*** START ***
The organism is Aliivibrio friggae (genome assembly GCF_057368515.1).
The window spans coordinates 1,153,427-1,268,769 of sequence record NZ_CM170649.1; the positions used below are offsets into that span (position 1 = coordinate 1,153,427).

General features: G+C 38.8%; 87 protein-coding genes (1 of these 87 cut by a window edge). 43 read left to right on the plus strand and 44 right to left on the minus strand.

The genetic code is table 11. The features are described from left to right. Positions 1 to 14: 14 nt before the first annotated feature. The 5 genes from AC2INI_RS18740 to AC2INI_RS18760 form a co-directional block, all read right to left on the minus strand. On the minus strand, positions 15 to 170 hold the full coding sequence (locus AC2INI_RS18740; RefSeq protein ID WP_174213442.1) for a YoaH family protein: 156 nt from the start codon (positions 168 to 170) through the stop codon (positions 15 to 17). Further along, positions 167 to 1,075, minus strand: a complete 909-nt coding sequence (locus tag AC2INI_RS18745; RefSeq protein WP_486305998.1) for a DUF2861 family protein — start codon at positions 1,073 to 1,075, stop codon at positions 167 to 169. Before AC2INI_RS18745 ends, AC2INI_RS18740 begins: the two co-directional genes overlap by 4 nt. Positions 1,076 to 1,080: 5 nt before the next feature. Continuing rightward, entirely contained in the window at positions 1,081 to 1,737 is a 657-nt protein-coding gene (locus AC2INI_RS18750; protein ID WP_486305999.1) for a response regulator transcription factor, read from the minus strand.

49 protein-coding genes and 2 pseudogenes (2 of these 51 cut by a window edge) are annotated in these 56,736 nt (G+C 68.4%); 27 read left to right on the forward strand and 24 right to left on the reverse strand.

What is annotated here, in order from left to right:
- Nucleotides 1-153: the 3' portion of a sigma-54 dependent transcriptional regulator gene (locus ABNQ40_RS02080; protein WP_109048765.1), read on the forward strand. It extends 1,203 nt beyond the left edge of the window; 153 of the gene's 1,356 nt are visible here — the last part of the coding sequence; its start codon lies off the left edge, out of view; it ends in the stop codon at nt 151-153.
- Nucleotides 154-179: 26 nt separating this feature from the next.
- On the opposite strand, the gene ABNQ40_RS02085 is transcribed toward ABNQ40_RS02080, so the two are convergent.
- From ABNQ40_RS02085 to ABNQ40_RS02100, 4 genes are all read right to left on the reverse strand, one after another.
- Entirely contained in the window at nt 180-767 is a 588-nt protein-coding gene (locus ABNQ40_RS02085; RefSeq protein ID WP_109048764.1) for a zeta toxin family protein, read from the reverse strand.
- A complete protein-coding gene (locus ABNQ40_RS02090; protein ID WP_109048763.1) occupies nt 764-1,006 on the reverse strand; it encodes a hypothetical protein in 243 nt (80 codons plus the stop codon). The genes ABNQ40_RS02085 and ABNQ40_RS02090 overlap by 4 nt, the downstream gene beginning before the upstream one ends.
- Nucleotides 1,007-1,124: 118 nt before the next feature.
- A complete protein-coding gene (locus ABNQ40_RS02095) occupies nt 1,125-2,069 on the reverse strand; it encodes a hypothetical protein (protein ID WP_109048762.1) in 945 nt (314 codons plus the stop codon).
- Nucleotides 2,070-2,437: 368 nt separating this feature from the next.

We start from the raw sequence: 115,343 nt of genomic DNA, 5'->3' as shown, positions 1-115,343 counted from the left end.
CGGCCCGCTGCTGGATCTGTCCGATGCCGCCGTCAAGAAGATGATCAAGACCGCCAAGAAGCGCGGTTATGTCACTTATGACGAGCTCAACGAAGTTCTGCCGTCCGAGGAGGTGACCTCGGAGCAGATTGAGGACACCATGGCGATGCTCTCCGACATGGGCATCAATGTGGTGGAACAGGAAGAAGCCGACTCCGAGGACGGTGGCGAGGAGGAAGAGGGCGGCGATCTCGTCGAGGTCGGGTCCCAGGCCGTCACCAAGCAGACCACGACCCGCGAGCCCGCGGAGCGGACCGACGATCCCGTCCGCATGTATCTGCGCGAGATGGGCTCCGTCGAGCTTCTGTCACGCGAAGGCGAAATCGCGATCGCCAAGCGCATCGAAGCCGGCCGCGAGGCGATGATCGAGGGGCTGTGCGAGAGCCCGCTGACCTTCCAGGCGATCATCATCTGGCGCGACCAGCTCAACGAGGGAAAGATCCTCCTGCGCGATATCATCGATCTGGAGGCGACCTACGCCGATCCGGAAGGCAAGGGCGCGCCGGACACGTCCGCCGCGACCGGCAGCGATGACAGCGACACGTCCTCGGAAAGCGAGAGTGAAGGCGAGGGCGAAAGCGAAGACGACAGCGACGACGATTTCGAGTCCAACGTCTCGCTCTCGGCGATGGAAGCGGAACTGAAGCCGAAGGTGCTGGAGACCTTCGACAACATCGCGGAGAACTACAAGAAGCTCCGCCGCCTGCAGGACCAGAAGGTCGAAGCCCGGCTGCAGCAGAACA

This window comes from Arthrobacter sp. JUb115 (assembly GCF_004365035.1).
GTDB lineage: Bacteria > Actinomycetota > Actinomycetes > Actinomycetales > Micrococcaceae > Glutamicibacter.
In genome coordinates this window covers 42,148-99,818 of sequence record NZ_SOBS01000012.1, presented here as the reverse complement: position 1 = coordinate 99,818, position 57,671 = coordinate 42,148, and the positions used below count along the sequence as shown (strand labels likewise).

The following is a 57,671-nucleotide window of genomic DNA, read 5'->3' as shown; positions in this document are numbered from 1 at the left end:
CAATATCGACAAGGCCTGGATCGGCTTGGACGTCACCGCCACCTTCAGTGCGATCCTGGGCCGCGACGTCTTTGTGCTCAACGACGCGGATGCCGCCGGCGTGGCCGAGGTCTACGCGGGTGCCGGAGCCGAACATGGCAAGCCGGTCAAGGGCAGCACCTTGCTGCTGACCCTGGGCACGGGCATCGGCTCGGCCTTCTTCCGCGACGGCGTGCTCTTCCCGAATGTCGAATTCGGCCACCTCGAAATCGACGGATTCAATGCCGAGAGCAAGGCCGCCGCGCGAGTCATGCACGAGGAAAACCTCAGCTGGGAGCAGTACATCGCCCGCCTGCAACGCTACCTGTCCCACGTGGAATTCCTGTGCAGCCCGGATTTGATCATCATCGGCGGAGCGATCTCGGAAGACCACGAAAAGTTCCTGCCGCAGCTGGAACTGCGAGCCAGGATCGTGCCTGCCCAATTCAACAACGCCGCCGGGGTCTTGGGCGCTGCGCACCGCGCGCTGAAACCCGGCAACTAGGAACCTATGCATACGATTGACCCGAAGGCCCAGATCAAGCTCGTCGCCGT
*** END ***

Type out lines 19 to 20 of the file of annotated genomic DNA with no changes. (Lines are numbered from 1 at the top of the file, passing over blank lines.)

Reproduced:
GTDB lineage: Bacteria > Actinomycetota > Actinomycetes > Actinomycetales > Micrococcaceae > Glutamicibacter.
In genome coordinates this window covers 42,148-99,818 of sequence record NZ_SOBS01000012.1, presented here as the reverse complement: position 1 = coordinate 99,818, position 57,671 = coordinate 42,148, and the positions used below count along the sequence as shown (strand labels likewise).